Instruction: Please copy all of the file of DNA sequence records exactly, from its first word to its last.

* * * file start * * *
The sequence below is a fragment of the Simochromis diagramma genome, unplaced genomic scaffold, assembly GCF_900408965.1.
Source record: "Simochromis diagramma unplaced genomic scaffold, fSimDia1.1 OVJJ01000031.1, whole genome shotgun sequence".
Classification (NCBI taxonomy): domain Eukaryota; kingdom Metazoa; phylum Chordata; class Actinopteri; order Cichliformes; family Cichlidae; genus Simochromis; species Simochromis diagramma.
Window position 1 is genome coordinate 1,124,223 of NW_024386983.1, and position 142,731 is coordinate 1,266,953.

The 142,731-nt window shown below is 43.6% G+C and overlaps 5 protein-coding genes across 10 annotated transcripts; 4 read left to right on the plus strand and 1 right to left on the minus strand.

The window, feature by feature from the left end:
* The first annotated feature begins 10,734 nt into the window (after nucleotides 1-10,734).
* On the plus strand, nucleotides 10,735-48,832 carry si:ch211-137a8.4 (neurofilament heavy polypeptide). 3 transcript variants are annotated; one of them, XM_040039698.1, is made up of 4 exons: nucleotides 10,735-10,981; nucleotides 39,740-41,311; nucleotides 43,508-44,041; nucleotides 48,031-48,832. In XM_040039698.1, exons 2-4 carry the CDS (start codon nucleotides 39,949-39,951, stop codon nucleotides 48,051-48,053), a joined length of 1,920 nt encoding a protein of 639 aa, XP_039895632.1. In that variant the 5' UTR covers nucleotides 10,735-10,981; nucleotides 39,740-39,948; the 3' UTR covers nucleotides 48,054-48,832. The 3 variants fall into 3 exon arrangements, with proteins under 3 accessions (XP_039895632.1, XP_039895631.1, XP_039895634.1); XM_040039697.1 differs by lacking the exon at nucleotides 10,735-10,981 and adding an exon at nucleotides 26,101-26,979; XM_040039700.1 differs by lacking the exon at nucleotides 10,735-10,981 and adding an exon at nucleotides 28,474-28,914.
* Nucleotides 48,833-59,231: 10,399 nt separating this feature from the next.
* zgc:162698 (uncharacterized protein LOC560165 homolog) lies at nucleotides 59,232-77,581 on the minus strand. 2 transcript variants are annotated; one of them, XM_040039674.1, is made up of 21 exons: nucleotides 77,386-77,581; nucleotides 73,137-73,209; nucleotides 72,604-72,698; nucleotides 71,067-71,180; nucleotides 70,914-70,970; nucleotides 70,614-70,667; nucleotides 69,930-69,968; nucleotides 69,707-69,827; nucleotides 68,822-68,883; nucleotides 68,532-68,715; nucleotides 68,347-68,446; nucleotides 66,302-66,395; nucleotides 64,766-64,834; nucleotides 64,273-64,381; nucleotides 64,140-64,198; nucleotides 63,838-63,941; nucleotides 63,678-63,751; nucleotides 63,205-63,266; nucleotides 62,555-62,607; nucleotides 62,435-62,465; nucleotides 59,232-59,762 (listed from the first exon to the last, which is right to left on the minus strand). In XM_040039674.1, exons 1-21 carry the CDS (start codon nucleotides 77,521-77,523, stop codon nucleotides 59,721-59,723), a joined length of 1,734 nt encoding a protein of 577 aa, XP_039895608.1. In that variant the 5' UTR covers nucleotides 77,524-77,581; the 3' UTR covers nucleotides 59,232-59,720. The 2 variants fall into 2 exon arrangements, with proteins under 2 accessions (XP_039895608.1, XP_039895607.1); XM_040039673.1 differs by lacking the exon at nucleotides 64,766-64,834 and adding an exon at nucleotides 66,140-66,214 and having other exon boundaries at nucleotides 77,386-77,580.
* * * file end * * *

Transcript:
The sequence below is a fragment of the Simochromis diagramma genome, unplaced genomic scaffold, assembly GCF_900408965.1.
Source record: "Simochromis diagramma unplaced genomic scaffold, fSimDia1.1 OVJJ01000031.1, whole genome shotgun sequence".
Classification (NCBI taxonomy): domain Eukaryota; kingdom Metazoa; phylum Chordata; class Actinopteri; order Cichliformes; family Cichlidae; genus Simochromis; species Simochromis diagramma.
Window position 1 is genome coordinate 1,124,223 of NW_024386983.1, and position 142,731 is coordinate 1,266,953.

The 142,731-nt window shown below is 43.6% G+C and overlaps 5 protein-coding genes across 10 annotated transcripts; 4 read left to right on the plus strand and 1 right to left on the minus strand.

The window, feature by feature from the left end:
* The first annotated feature begins 10,734 nt into the window (after nucleotides 1-10,734).
* On the plus strand, nucleotides 10,735-48,832 carry si:ch211-137a8.4 (neurofilament heavy polypeptide). 3 transcript variants are annotated; one of them, XM_040039698.1, is made up of 4 exons: nucleotides 10,735-10,981; nucleotides 39,740-41,311; nucleotides 43,508-44,041; nucleotides 48,031-48,832. In XM_040039698.1, exons 2-4 carry the CDS (start codon nucleotides 39,949-39,951, stop codon nucleotides 48,051-48,053), a joined length of 1,920 nt encoding a protein of 639 aa, XP_039895632.1. In that variant the 5' UTR covers nucleotides 10,735-10,981; nucleotides 39,740-39,948; the 3' UTR covers nucleotides 48,054-48,832. The 3 variants fall into 3 exon arrangements, with proteins under 3 accessions (XP_039895632.1, XP_039895631.1, XP_039895634.1); XM_040039697.1 differs by lacking the exon at nucleotides 10,735-10,981 and adding an exon at nucleotides 26,101-26,979; XM_040039700.1 differs by lacking the exon at nucleotides 10,735-10,981 and adding an exon at nucleotides 28,474-28,914.
* Nucleotides 48,833-59,231: 10,399 nt separating this feature from the next.
* zgc:162698 (uncharacterized protein LOC560165 homolog) lies at nucleotides 59,232-77,581 on the minus strand. 2 transcript variants are annotated; one of them, XM_040039674.1, is made up of 21 exons: nucleotides 77,386-77,581; nucleotides 73,137-73,209; nucleotides 72,604-72,698; nucleotides 71,067-71,180; nucleotides 70,914-70,970; nucleotides 70,614-70,667; nucleotides 69,930-69,968; nucleotides 69,707-69,827; nucleotides 68,822-68,883; nucleotides 68,532-68,715; nucleotides 68,347-68,446; nucleotides 66,302-66,395; nucleotides 64,766-64,834; nucleotides 64,273-64,381; nucleotides 64,140-64,198; nucleotides 63,838-63,941; nucleotides 63,678-63,751; nucleotides 63,205-63,266; nucleotides 62,555-62,607; nucleotides 62,435-62,465; nucleotides 59,232-59,762 (listed from the first exon to the last, which is right to left on the minus strand). In XM_040039674.1, exons 1-21 carry the CDS (start codon nucleotides 77,521-77,523, stop codon nucleotides 59,721-59,723), a joined length of 1,734 nt encoding a protein of 577 aa, XP_039895608.1. In that variant the 5' UTR covers nucleotides 77,524-77,581; the 3' UTR covers nucleotides 59,232-59,720. The 2 variants fall into 2 exon arrangements, with proteins under 2 accessions (XP_039895608.1, XP_039895607.1); XM_040039673.1 differs by lacking the exon at nucleotides 64,766-64,834 and adding an exon at nucleotides 66,140-66,214 and having other exon boundaries at nucleotides 77,386-77,580.